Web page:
A brand-new podcast is coming from Iron Maiden’s Bruce Dickinson, and Oxford University psychologist Dr Kevin Dutton. Psycho Schizo Espresso will be releasing across all podcast platforms on October 31st, with new episodes created every other Tuesday.
Run To The Hills singer, Dickinson, and the best-selling author will speak to a New Testament scholar for the first episode. Author of Imperial Cults And The Apocalypse Of John – Reading Revelation In The Ruins, and professor from the University of Texas, Steven J. Friesen lends his expertise on the Book Of Revelation.
For the first ‘two-part’ episode, the guys will explore the devil’s role in heavy metal, while decoding one of the Bible’s most impenetrable secrets. Finding the hidden meaning behind 666, a number that’s certainly featured prominently in his career, Dickinson will attempt to decode The Number Of The Beast.
Speaking in the below clip, Dickinson explains why bands like Iron Maiden and Black Sabbath explore Satanic imagery in their music. He believes bands revelled the unfolding controversy of depicting satanic images as people were generally Christian in the ‘50s and their reactions was “really dramatic!”.
“At a certain point in time, certainly for people of a certain age, like me, from what you might call a society which was — ’cause I’m 62, so going back to, like, the late ’50s, Europe was broadly Christian; a lot more people went to church back then than do now. Probably four or five times, or even more, people would just turn up at church; they weren’t deserted, as they are now,” Dickinson explains.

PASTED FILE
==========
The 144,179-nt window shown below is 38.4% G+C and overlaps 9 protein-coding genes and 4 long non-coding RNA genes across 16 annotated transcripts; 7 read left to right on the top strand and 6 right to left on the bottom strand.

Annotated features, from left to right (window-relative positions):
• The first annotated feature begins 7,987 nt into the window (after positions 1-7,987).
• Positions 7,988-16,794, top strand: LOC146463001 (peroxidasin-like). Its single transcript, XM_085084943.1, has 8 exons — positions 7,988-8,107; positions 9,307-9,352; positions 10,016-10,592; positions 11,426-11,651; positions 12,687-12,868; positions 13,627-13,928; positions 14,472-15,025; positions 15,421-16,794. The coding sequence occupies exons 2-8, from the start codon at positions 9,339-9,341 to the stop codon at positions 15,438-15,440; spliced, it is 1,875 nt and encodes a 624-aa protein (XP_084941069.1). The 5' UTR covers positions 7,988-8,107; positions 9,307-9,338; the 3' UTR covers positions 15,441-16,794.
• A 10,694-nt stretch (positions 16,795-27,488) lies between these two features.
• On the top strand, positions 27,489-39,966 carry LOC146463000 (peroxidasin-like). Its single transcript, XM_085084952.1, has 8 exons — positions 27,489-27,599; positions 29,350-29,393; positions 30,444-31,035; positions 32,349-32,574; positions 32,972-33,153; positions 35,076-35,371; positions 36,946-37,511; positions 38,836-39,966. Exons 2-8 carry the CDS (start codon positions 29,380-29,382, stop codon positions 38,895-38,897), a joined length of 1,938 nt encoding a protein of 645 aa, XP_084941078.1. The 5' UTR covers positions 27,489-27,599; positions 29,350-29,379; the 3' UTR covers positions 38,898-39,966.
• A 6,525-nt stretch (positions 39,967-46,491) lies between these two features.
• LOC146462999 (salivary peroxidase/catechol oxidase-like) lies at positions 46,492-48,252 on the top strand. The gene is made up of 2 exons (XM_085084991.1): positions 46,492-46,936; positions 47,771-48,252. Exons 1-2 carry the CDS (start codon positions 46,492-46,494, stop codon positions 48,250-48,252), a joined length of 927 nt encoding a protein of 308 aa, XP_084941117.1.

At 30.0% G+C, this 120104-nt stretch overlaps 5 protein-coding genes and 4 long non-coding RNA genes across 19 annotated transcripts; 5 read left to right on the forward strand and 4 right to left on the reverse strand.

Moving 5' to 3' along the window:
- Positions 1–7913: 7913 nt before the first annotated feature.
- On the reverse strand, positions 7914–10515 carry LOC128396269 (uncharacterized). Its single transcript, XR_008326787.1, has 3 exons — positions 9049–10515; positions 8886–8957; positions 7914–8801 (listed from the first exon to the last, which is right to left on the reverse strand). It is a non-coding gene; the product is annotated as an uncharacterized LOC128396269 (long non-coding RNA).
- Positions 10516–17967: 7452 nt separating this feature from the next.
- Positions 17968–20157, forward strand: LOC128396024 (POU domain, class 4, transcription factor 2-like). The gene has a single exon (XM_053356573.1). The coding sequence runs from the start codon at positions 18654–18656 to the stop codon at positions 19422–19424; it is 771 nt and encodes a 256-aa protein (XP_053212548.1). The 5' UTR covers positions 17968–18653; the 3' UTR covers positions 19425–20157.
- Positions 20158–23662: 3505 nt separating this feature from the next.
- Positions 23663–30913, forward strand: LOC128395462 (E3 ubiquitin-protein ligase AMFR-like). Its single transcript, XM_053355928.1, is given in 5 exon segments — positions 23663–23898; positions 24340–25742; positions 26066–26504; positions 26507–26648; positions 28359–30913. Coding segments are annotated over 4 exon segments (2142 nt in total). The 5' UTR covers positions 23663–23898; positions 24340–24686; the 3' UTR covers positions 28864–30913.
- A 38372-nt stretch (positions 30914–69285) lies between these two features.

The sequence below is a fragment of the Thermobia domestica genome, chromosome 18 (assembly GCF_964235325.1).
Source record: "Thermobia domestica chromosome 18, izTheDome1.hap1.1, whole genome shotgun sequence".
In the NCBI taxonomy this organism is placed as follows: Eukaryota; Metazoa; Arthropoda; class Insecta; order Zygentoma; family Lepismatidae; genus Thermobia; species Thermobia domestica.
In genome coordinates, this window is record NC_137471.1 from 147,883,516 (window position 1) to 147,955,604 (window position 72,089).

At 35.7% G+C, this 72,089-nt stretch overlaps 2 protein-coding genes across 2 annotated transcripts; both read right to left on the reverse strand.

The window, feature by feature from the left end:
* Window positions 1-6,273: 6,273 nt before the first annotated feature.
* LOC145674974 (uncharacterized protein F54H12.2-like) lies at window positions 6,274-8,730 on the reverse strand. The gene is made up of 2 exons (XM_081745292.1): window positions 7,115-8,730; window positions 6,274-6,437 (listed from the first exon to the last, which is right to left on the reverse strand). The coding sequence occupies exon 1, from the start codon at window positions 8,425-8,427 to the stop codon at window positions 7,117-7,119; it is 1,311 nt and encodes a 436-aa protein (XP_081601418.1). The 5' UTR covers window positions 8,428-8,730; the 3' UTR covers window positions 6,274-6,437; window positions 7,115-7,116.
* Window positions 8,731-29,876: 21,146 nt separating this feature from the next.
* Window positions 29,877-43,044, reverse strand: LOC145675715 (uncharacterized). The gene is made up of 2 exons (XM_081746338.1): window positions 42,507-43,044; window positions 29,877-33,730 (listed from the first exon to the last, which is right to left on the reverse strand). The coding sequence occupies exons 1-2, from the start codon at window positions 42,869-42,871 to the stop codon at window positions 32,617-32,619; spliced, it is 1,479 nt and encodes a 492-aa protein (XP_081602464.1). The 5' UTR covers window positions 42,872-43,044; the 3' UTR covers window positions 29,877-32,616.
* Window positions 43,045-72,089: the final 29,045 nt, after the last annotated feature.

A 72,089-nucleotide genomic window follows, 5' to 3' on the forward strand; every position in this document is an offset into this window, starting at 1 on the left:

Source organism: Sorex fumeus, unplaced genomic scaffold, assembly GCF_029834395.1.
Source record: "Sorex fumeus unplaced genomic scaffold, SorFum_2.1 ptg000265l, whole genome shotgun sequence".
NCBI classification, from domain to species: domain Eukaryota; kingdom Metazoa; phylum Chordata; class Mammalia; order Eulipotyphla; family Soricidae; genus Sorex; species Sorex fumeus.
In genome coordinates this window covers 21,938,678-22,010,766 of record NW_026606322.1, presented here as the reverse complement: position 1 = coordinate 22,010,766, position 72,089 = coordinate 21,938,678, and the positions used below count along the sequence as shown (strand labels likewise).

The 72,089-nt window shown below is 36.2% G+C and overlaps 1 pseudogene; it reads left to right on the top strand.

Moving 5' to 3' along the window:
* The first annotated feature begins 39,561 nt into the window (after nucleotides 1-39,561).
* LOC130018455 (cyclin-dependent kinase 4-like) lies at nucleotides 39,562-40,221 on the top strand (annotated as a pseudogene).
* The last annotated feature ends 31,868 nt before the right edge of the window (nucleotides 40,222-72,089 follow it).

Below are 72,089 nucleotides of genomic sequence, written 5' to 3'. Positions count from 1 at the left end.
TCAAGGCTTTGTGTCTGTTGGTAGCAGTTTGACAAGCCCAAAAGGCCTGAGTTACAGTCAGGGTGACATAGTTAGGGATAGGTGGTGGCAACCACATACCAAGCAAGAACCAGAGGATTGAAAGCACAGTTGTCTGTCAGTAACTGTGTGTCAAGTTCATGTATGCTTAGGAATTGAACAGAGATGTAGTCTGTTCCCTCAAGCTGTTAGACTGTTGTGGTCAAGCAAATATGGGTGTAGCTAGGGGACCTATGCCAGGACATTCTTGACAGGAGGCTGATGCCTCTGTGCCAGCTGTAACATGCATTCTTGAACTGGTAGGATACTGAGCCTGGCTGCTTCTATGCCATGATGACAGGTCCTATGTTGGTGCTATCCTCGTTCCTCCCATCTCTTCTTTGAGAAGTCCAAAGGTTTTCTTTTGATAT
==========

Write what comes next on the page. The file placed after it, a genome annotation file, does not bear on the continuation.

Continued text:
“And they would generally believe in things like absolute evil and there being an absolute good, but nobody knew anybody who was absolutely good. But for sure, absolute evil existed somewhere,” Dickinson continues, “’cause otherwise how could anybody be absolutely good. So, you had to have something to measure yourself against.”
Dickinson continues by explaining that heavy metal bands adopted satanic imagery because it shocked people “the same way that the early Hammer movies reintroduced Dracula but with sex. So, they actually had Dracula, blood, fangs, sex, the devil — all this stuff was, like, ‘Oh my God. That is so shocking,’ but it really kind of turns us on in secret.”
Although the franchise was not suitable for children, Dickinson said they would still watch it even though they were forbidden to. Children would use their imagination to create stories, leading to “a whole raft of films” coming out such as “‘The Omen’ and ‘The Exorcist’ and things like that”.
These later films “all had this idea of an actual physical force of evil, and it was quite exciting, really. Not because you wanted to be it, but to know that you could imagine your way into the drama and put that into music and dramatize it.”
Psycho Schizo Espresso will be available from anywhere you stream your podcasts, as will soon be available in Vodcast form on YouTube. Check out Dickinson in the trailer below.